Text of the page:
Primo Carnera photographed by Edward Steichen
Was Primo Carnera an “oaf, bum or legitimate champion?” The question is posed in a video uploaded onto youtube by ‘Reznick’ who makes very engaging boxing videos.
Carnera, who reigned as world heavyweight boxing champion from June 29, 1933 to June 14, 1934, is a much maligned fighter. Although 6 foot 6 inches (1.98 m) tall and weighing as heavy as 275 pounds (125), Carnera was a poor boxer whose career was manipulated by mobsters who managed to steer him to the heavyweight championship before his frailties were finally exposed. After his boxing career was over, Carnera turned to professional wrestling, a pursuit in regard to which he displayed a far greater level of proficiency.
In 1956, he sued the Columbia films, the company responsible for making Budd Schulberg’s The Harder They Fall, on the grounds of “invasion of privacy” because the character “Toro Moreno” appeared to have been modelled on him.
He lost the suit.
Although Carnera may have been marginally more talented than the fictional “Moreno”, there is only so much revisionism that can be accomplished in assessing the skills of the man who was known as the ‘Ambling Alp’.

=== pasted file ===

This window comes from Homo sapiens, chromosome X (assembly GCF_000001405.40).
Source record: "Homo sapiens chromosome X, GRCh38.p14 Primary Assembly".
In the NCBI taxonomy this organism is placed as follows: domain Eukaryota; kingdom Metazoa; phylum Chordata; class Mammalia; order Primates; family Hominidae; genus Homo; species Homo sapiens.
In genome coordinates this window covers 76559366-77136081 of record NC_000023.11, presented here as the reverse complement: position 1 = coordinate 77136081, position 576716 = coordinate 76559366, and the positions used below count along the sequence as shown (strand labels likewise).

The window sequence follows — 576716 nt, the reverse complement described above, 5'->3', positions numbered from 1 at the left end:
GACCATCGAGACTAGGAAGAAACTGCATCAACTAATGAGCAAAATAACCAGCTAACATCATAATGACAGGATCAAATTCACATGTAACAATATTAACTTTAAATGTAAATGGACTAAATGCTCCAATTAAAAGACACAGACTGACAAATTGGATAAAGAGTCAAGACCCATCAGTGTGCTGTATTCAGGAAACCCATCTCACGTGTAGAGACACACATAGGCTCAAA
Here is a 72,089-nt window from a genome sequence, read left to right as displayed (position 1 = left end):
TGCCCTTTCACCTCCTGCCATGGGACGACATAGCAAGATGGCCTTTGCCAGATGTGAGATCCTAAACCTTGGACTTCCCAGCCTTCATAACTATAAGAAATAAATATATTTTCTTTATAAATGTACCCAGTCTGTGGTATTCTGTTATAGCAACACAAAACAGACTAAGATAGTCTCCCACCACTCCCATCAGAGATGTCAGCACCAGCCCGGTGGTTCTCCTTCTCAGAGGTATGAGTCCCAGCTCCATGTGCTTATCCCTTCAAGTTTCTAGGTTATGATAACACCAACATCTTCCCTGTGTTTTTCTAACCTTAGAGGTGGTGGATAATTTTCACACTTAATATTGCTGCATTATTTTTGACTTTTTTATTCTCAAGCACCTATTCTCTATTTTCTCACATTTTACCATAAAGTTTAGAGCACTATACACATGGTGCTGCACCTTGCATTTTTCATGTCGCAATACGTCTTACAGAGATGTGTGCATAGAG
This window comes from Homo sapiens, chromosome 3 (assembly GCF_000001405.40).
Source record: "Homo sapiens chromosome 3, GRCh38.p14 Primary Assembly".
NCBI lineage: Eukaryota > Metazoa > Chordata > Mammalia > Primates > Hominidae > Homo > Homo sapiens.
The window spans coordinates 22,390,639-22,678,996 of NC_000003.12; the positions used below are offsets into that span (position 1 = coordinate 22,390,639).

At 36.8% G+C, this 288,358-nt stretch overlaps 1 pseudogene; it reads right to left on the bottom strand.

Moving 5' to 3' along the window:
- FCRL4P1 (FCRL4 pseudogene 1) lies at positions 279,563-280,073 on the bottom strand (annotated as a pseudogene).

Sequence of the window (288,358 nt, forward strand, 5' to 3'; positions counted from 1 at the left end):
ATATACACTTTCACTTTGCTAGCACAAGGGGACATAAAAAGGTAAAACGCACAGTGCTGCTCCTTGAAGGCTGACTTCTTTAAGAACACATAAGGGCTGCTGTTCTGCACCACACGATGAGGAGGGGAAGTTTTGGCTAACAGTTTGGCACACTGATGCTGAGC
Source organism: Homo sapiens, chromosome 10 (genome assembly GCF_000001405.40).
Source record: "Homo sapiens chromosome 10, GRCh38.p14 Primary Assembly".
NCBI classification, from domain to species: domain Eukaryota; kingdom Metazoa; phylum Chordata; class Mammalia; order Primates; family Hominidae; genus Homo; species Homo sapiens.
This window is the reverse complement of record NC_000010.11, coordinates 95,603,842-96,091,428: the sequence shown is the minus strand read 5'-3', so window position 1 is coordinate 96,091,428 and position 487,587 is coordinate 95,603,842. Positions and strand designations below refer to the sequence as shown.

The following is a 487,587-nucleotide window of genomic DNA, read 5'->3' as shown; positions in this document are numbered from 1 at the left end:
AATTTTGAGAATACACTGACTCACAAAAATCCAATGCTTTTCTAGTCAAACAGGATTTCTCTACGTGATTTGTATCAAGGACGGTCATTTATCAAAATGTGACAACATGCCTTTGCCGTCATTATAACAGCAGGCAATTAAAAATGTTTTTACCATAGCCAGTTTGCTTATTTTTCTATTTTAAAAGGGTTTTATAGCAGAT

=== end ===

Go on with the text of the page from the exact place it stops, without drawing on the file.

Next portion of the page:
Carnera was an active boxer at the time of Mussolini and was, albeit reluctantly, used as a symbol of fascist Italy. But just as Italian fascism has long been exposed as being not so benign -the myth that the trains ran on time unfortunately endures- the fraudulent aspects of the sporting achievements of the time, notably that of the World Cup-winning national football team of the 1930s, as well as Carnera’s own world boxing title winning feat have also been duly revealed.
He died in 1967, on the anniversary of his heavyweight title win.
© Adeyinka Makinde (2018)
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